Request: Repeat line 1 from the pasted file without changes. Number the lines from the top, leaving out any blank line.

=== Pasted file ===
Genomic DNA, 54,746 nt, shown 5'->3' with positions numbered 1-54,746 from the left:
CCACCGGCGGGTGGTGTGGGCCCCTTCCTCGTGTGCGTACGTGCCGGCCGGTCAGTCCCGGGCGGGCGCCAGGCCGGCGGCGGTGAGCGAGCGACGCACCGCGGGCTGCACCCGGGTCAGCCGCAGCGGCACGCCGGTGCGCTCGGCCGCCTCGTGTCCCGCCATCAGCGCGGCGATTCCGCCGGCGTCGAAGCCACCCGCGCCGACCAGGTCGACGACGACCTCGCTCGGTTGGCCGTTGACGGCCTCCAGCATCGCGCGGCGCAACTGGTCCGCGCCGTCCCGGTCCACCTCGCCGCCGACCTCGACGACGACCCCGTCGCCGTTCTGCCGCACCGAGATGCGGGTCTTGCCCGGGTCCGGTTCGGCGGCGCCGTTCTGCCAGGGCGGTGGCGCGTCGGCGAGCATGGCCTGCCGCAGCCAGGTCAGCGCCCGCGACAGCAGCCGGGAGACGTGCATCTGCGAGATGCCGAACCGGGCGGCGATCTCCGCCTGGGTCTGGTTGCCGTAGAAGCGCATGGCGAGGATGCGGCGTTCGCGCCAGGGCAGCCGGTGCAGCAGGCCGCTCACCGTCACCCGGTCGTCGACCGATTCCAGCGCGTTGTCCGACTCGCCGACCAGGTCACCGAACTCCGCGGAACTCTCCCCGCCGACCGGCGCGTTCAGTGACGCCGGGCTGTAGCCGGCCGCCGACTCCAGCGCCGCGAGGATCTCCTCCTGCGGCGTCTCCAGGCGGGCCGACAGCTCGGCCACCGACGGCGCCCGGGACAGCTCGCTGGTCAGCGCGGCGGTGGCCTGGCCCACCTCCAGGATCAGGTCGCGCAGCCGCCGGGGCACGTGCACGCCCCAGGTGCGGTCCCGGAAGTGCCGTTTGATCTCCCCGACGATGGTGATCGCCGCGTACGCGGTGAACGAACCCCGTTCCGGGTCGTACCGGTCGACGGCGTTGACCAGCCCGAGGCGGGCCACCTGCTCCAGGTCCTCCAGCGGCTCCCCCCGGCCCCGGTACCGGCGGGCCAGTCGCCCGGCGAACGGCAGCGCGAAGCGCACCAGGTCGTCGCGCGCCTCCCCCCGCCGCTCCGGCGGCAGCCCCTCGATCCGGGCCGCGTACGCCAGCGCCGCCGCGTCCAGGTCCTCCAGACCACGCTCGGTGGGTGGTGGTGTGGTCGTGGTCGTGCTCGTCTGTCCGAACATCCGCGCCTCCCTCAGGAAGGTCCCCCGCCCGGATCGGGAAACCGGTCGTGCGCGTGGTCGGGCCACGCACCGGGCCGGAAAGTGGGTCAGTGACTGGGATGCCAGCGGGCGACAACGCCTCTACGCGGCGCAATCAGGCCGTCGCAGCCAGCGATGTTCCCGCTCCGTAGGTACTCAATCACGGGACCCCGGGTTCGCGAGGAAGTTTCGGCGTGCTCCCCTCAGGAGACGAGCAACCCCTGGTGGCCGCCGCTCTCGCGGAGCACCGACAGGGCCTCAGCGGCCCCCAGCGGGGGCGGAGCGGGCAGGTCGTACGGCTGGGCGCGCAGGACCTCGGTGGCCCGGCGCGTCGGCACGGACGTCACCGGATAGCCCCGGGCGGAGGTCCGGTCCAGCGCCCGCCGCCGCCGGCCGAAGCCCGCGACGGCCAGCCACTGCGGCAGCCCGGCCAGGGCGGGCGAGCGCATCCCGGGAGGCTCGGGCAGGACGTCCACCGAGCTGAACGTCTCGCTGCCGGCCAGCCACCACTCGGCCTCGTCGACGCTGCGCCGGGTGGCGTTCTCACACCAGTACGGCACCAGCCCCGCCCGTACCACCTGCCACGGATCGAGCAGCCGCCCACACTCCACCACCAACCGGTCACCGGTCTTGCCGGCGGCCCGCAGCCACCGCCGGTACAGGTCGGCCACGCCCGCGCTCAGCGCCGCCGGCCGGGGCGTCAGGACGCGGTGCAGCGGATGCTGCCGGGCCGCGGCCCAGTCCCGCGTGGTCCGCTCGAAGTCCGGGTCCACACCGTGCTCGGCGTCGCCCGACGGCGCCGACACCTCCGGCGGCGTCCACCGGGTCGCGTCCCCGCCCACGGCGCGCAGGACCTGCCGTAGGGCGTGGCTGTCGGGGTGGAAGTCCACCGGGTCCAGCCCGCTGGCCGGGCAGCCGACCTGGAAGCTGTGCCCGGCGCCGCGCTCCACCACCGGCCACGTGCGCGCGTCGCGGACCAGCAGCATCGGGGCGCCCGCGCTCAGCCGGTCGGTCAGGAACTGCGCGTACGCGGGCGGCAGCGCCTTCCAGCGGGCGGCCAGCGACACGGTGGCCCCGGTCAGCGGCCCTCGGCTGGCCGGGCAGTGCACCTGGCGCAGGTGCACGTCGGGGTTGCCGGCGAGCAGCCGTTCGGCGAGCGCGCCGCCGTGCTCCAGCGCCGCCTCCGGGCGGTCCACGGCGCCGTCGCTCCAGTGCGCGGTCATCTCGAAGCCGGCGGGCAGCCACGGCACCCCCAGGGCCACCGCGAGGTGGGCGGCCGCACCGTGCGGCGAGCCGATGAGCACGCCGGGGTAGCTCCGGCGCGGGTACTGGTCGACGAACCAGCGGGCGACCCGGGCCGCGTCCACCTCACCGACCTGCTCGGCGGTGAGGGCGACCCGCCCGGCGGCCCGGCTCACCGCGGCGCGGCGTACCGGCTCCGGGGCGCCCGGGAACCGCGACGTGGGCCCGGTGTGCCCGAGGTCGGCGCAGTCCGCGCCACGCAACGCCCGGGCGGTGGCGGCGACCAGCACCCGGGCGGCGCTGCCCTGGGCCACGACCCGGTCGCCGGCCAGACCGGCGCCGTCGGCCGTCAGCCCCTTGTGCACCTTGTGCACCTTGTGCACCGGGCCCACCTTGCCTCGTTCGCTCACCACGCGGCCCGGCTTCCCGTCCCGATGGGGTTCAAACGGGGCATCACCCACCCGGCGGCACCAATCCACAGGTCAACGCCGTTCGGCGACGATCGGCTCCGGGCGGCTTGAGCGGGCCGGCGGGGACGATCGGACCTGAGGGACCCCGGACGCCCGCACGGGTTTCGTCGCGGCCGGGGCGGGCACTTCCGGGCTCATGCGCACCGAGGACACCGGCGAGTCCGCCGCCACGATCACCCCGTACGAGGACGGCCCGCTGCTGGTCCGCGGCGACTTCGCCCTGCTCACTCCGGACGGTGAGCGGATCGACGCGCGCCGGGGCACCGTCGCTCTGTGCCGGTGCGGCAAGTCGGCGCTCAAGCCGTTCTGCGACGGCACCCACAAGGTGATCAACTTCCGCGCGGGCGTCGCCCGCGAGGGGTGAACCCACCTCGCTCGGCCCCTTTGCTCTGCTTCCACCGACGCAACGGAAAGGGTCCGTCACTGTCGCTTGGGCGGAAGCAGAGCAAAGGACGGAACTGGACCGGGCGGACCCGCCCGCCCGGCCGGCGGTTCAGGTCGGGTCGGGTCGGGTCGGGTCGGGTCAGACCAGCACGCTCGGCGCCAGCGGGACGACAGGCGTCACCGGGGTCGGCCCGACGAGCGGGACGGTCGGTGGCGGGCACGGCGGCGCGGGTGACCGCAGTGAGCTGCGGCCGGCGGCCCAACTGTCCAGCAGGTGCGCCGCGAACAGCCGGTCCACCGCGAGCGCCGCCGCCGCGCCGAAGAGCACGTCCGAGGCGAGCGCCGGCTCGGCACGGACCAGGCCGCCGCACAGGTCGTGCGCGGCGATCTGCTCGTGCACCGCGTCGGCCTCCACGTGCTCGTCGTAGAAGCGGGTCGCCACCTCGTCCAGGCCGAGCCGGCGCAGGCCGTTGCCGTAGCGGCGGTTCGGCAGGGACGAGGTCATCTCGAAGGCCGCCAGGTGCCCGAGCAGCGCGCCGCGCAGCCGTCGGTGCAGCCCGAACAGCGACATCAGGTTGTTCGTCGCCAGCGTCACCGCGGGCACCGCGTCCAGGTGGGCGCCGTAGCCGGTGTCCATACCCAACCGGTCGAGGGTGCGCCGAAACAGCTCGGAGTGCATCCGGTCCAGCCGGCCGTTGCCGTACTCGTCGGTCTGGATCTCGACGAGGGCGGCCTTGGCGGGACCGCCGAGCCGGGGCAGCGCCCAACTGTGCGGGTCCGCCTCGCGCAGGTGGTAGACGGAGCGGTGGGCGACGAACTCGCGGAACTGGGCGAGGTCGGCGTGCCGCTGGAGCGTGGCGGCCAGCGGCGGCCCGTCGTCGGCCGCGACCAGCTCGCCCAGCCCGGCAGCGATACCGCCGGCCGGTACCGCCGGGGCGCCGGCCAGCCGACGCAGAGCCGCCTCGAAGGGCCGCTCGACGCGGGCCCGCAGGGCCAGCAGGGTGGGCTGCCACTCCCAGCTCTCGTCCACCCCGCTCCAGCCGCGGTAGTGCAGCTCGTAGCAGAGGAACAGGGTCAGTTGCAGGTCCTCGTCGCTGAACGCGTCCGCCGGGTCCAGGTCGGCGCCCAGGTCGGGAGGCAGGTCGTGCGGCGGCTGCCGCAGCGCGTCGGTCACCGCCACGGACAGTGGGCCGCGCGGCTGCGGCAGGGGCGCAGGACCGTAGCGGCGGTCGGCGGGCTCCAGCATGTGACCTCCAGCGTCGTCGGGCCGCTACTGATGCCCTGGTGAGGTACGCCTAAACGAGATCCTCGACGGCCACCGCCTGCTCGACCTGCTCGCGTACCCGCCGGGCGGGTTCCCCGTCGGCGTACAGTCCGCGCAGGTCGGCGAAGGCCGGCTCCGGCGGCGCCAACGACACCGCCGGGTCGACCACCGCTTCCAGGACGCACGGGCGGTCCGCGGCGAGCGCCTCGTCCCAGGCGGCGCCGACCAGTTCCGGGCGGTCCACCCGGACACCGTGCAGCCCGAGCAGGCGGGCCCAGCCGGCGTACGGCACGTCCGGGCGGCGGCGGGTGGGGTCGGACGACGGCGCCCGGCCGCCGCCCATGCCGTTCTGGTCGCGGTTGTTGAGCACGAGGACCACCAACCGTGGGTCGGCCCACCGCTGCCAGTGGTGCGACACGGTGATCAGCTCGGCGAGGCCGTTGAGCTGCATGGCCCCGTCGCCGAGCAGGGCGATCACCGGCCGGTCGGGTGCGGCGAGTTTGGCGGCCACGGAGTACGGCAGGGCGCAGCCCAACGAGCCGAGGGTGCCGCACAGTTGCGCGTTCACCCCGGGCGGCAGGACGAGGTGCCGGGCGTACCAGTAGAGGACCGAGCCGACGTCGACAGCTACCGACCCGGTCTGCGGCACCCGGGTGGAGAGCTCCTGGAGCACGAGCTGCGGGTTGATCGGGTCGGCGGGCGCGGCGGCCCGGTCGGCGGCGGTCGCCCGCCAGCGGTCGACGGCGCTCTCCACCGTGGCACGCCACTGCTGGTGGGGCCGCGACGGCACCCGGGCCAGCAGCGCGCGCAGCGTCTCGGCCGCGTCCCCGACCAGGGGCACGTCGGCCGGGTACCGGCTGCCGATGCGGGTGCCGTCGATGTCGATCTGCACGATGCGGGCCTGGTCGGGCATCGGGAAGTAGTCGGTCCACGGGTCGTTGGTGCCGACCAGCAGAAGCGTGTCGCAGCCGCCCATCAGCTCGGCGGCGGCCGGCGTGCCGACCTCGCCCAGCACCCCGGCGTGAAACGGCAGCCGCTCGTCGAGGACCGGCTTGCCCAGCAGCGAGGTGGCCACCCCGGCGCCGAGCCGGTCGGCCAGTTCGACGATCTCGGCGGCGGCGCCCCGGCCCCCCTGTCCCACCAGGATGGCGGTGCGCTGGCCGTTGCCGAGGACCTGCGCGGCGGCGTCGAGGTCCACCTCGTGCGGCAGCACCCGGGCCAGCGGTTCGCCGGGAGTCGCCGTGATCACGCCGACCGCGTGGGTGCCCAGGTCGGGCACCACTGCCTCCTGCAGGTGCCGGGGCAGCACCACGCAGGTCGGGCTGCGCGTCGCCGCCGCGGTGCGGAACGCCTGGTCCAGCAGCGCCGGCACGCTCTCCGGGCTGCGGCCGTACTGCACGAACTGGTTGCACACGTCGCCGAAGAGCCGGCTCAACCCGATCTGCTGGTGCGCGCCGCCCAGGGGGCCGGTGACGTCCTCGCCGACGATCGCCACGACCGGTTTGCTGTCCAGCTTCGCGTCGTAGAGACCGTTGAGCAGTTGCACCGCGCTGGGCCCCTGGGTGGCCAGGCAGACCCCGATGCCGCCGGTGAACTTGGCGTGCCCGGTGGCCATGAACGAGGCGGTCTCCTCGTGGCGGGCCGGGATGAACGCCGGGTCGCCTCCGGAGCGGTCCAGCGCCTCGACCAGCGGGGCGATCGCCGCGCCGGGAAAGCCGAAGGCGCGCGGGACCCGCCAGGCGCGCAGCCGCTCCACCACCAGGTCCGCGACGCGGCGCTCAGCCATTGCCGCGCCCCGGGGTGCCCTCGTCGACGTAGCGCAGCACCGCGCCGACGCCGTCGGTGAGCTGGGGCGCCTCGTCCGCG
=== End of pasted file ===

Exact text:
Genomic DNA, 54,746 nt, shown 5'->3' with positions numbered 1-54,746 from the left: